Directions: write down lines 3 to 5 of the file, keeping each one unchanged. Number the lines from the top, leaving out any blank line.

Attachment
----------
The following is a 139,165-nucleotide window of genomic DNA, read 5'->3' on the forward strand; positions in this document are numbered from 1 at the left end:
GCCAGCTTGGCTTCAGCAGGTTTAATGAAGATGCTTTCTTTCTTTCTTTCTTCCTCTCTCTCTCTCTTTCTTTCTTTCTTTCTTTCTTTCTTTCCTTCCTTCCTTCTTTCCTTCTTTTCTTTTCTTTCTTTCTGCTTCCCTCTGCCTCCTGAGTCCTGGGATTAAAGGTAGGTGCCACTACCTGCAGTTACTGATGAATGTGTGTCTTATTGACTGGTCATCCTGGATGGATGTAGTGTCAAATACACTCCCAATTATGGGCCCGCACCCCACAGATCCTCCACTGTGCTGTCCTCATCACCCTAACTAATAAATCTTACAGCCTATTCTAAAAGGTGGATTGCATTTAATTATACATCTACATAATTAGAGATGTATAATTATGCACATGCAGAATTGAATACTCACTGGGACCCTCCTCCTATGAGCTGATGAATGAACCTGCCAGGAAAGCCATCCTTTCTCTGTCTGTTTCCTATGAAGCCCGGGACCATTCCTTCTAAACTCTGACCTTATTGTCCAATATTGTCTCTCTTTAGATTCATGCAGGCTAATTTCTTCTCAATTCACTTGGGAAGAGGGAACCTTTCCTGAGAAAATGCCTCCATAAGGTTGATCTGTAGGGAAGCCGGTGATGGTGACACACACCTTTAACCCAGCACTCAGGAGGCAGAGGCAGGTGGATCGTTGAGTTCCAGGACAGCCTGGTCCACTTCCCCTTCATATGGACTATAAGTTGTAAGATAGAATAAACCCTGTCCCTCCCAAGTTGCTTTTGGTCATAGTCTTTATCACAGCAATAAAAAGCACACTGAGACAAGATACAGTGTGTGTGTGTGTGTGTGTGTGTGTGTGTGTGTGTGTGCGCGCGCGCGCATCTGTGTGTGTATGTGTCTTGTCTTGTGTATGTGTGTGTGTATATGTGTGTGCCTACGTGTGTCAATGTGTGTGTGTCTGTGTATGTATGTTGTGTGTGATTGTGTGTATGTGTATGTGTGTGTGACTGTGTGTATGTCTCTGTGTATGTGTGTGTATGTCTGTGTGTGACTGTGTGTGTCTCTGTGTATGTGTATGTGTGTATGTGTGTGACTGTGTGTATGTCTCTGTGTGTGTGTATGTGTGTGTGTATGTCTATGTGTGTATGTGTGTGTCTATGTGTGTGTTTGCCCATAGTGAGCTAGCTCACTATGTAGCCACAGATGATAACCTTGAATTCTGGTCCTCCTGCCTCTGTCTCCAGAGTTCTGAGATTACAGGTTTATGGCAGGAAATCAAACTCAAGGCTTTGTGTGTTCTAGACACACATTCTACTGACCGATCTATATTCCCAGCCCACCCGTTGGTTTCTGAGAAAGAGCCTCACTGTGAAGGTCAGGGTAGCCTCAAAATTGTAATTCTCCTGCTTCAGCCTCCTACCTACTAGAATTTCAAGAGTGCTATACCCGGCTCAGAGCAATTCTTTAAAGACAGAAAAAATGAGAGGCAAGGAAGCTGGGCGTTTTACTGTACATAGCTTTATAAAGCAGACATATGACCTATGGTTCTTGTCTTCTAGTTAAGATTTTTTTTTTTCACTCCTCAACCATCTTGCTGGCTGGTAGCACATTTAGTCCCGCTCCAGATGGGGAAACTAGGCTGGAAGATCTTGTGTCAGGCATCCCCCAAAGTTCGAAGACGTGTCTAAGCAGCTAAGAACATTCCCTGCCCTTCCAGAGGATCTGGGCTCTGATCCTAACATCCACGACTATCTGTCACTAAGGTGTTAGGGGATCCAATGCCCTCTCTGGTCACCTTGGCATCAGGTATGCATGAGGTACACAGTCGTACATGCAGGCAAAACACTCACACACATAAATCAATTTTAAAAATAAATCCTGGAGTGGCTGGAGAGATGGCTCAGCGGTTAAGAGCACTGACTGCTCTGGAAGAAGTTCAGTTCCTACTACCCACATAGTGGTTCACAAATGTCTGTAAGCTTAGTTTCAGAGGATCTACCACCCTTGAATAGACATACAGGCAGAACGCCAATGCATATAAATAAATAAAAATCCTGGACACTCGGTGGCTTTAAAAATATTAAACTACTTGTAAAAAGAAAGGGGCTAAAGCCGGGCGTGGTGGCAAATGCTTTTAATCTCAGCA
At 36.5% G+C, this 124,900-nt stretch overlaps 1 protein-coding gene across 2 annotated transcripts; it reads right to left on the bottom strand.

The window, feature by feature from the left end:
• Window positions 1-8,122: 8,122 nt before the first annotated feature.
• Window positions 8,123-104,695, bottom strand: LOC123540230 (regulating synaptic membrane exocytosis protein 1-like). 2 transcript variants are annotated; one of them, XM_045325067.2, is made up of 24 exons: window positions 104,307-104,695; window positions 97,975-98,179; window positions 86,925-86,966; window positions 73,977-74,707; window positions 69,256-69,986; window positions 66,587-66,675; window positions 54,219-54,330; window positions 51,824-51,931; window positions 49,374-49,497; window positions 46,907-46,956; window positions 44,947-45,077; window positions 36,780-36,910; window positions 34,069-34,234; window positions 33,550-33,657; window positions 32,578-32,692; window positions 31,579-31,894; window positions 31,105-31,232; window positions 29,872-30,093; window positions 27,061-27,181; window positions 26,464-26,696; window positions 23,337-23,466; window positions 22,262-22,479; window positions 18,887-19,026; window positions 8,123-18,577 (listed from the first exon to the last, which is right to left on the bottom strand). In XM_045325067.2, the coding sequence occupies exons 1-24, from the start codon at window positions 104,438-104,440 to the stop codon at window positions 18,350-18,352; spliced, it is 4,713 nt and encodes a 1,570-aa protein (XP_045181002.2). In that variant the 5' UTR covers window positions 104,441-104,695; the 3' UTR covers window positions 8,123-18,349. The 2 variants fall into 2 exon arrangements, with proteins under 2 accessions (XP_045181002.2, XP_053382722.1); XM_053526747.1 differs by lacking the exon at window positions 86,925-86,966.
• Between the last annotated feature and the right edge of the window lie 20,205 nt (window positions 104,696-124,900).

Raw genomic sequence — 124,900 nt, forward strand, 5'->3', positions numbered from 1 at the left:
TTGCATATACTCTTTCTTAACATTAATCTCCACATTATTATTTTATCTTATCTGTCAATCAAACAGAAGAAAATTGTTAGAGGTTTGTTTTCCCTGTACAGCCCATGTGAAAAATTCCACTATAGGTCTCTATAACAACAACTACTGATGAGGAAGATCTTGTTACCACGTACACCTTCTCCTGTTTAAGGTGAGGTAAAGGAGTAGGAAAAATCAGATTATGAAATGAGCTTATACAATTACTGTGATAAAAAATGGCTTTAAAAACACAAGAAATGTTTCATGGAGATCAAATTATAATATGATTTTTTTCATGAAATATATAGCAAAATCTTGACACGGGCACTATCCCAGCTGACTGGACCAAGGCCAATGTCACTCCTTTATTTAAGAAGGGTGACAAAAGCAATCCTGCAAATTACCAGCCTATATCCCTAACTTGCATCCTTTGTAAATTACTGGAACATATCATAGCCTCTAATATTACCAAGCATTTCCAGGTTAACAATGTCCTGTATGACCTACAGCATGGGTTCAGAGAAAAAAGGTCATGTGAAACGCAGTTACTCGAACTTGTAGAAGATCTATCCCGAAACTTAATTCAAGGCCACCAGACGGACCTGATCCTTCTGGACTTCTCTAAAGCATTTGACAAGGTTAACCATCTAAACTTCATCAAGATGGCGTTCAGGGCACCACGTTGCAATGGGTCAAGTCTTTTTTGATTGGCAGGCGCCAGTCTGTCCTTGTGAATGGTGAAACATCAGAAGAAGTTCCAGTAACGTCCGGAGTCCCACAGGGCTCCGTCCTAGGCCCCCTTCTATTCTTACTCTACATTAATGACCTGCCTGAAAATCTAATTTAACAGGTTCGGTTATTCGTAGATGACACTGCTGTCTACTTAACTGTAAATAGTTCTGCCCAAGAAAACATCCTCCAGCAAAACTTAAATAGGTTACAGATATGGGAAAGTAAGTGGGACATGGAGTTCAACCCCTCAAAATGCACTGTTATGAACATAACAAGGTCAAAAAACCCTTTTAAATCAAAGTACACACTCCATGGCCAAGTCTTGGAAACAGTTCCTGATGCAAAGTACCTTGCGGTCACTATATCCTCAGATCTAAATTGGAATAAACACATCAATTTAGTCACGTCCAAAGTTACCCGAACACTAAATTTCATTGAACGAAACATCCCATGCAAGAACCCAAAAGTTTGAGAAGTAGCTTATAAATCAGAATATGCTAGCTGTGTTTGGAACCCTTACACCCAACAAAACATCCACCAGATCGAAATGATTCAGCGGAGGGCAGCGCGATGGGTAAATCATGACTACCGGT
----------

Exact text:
At 36.5% G+C, this 124,900-nt stretch overlaps 1 protein-coding gene across 2 annotated transcripts; it reads right to left on the bottom strand.

The window, feature by feature from the left end:
• Window positions 1-8,122: 8,122 nt before the first annotated feature.